Mar 5, 2014
Dec 29, 2013
And why can I not seem to discuss this issue without constantly asking rhetorical questions?
HEALTH, RISK AND SOCIETY is a journal asking just these questions, or as it says on its home page: “Health Risk & Society is an international scholarly journal devoted to a theoretical and empirical understanding of the social processes which influence the ways in which health risks are taken, communicated, assessed and managed.” Andy Alaszewski, the editor of the journal, invited me to do an introduction to a special issue on the subject of pregnancy and birth. And Andy pointed out that my article was peppered with question marks, and that rhetorical questions are really not appropriate journal style. And yet, as we discussed the problem, he decided that my rhetorical questions were intrinsic to what I was saying and doing, so he let them stand.
What do you think? Is this an unnecessary rhetorical gimmick or flourish? Or do we need to keep asking ourselves these questions?
Click here to read my intro
Oct 23, 2013
Read my foreword to Ruth Deery and Lorna Davies, editors, Nutrition in Pregnancy and Childbirth, Taylor and Francis, forthcoming, here.
Oct 22, 2013
They have a science book review twice a year always with a special topic. (I am just typing along the program...)
Feb 3, 2013
Jul 22, 2012
So what if it is indeed true? What if the IVF rates, with purchased eggs (euphemistically called ‘donated,’ but only very rarely does an older woman have a younger woman ready to ‘donate’ eggs for her) are just as good as the pregnancy rates for young women? What if we just stop arguing the data, and say ‘so what?’ Is it a good thing that young and healthy women who want education and good careers cannot in any way, not in time nor in money nor in energy, afford children? Is it a good thing for children to become a mid-life project? Is it a good thing to conquer the biological clock for reproduction if the rest of the biological clock – the one for diabetes, stroke, dementia – keeps ticking? We’ve had older men fathering children, often second-sets of them, as lovely late-life projects. But those men usually had young wives to mother the kids, care for them through the aging and death of the father. These delayed-childbearing women are less likely to have young partners to pick up the reins. What are we wishing on our children? And what are the costs for all of the women involved, the ones who delay, the ones who sell eggs, the ones who succeed in late-life baby-making and the ones who don’t?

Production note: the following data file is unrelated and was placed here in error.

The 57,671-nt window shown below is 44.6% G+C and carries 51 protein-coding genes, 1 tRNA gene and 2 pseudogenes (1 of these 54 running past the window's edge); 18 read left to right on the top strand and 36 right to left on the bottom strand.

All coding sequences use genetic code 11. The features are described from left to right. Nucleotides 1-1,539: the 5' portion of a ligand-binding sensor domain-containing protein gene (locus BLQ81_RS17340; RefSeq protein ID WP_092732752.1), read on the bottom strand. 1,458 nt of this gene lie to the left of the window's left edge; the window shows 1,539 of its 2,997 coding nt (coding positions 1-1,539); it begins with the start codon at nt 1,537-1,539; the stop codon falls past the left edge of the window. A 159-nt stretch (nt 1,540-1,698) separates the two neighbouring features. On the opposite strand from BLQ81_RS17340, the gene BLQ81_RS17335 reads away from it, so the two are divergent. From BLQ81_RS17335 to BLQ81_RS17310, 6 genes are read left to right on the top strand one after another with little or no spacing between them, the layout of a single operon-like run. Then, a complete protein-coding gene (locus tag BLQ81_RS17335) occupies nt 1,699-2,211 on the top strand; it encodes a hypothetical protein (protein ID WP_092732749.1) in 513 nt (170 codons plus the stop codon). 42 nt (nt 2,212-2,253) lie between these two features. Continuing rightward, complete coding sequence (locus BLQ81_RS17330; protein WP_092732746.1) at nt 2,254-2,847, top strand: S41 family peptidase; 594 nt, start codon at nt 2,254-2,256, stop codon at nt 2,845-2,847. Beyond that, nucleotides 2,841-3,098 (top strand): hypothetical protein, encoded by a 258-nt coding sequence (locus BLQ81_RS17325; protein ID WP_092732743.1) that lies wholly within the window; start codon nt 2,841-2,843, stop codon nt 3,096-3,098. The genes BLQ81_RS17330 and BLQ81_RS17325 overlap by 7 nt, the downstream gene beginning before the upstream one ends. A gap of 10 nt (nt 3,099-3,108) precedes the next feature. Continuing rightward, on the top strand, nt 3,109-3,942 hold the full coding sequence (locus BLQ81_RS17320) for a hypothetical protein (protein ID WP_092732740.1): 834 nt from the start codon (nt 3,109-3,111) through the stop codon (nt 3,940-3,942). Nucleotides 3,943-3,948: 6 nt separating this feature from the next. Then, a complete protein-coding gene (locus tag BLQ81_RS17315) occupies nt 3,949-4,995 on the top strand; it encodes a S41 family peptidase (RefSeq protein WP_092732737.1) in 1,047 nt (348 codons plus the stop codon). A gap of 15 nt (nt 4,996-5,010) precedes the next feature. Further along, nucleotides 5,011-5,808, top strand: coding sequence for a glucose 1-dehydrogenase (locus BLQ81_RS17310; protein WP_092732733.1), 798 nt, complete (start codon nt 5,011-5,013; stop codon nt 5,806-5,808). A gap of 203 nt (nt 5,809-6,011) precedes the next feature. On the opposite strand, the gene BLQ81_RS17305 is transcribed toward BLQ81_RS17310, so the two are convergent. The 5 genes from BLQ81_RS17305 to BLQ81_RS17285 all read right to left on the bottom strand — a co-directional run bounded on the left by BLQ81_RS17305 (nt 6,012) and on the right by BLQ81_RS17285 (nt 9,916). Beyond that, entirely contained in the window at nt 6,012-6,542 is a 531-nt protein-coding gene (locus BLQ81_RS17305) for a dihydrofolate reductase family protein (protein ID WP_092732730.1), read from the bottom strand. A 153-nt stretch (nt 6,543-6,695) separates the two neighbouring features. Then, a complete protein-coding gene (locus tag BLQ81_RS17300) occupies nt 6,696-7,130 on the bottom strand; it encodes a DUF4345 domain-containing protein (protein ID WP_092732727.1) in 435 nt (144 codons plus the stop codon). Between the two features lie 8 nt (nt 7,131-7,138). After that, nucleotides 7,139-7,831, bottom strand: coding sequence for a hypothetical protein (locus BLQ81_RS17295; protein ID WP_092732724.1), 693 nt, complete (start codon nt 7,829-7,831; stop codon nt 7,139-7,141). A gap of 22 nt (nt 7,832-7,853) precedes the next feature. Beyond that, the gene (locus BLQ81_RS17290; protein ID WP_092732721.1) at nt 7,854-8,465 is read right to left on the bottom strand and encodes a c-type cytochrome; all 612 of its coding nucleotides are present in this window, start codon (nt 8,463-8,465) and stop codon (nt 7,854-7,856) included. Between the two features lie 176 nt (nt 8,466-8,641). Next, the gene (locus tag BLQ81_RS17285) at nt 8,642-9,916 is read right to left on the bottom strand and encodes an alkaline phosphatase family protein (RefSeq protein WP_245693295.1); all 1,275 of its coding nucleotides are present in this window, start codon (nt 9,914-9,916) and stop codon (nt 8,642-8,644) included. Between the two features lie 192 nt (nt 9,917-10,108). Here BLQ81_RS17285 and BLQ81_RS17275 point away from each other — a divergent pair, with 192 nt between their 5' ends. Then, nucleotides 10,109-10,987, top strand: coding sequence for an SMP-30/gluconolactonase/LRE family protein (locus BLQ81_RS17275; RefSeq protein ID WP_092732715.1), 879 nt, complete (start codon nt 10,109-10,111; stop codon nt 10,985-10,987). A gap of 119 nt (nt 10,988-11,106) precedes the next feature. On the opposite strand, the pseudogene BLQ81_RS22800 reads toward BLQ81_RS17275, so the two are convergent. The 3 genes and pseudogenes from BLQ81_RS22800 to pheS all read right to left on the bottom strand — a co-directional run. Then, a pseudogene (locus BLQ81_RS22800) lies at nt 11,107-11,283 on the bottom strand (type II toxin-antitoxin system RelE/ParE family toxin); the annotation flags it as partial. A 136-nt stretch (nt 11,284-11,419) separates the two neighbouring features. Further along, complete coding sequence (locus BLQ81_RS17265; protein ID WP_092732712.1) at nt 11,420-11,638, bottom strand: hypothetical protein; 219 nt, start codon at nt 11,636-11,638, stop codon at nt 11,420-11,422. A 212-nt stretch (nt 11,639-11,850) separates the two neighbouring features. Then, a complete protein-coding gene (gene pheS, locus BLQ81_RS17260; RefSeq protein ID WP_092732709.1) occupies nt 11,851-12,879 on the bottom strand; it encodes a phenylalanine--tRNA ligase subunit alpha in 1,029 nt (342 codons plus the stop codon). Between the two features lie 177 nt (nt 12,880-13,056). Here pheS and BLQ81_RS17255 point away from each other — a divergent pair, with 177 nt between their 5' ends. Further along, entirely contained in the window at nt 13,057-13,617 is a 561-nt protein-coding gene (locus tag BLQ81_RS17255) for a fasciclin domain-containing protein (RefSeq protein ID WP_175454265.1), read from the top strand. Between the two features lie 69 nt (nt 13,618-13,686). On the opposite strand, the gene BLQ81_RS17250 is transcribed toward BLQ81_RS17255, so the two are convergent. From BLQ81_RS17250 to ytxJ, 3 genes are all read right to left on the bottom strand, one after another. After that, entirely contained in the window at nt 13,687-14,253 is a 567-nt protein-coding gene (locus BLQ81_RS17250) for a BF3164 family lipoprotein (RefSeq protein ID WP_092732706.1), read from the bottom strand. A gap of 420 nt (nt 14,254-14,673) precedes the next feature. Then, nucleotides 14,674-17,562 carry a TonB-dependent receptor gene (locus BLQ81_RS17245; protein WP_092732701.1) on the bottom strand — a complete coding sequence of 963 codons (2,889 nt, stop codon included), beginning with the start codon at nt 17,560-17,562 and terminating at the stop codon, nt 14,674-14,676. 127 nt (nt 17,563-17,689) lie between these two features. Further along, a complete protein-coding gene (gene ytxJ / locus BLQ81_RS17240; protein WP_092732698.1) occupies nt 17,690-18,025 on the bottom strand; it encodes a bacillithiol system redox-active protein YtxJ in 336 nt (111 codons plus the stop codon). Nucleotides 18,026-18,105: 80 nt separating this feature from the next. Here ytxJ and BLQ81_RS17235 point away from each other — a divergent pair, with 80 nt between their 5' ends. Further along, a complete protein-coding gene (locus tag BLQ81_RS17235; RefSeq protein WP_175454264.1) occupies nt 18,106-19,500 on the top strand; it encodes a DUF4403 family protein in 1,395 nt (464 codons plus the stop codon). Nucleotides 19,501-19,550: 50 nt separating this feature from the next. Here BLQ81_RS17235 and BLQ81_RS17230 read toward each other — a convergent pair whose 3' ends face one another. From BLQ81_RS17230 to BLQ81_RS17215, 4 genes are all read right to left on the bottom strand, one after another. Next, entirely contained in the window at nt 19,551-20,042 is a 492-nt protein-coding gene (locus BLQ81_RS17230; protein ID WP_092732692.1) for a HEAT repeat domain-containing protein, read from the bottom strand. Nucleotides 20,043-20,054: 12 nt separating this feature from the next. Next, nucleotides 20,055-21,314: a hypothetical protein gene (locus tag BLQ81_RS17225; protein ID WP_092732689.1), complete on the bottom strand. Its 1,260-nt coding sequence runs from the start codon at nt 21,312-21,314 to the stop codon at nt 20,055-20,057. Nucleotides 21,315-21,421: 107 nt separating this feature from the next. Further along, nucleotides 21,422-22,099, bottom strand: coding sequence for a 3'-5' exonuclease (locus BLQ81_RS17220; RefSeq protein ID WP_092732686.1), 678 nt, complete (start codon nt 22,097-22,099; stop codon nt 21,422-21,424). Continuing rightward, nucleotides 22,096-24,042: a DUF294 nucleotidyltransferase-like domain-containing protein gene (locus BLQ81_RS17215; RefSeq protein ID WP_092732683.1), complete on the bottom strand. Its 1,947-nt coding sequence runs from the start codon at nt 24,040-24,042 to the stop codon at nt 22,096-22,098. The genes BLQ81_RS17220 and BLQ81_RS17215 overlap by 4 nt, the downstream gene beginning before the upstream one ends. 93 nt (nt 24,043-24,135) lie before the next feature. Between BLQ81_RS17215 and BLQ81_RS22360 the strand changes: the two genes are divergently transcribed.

To learn about the conference, click here.
To read my contribution to the conference, click here.
Apr 3, 2012
I rescued Passover – my hagaddah is something I’ve developed with family and friends over many years, reflective of our multinational, multiethnic identities, celebrating a human desire to be free of oppression. And Surrogacy, as practiced in Israel, as practiced in India, cannot be understood as anything but a form of oppression. Not to my thinking, anyway.
Maybe I’ll write more, maybe I’ll just go back to heavy sighing. I’ll decide after Passover.
Feb 29, 2012
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Jan 26, 2012
Nov 13, 2011
click here to read the talk
Click here to read the article
Mar 8, 2011
Feb 17, 2011
(See below for link to article)
I wrote this article first as a talk – and probably it ‘reads’ better as a talk – for a conference called “Feminism and Breastfeeding.” It feels to me like we’ve been trying to put those two things together for a long time, without great success.